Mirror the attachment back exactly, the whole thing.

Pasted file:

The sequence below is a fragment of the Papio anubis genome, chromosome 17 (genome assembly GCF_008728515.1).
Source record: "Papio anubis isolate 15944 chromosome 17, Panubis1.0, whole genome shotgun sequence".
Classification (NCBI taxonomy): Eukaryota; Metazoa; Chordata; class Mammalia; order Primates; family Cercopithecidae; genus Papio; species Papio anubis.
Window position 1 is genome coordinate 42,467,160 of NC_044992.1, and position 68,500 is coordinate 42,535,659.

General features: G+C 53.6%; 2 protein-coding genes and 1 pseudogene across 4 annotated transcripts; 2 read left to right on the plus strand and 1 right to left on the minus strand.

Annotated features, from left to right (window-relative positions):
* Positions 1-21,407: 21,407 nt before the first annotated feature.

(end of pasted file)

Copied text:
The sequence below is a fragment of the Papio anubis genome, chromosome 17 (genome assembly GCF_008728515.1).
Source record: "Papio anubis isolate 15944 chromosome 17, Panubis1.0, whole genome shotgun sequence".
Classification (NCBI taxonomy): Eukaryota; Metazoa; Chordata; class Mammalia; order Primates; family Cercopithecidae; genus Papio; species Papio anubis.
Window position 1 is genome coordinate 42,467,160 of NC_044992.1, and position 68,500 is coordinate 42,535,659.

General features: G+C 53.6%; 2 protein-coding genes and 1 pseudogene across 4 annotated transcripts; 2 read left to right on the plus strand and 1 right to left on the minus strand.

Annotated features, from left to right (window-relative positions):
* Positions 1-21,407: 21,407 nt before the first annotated feature.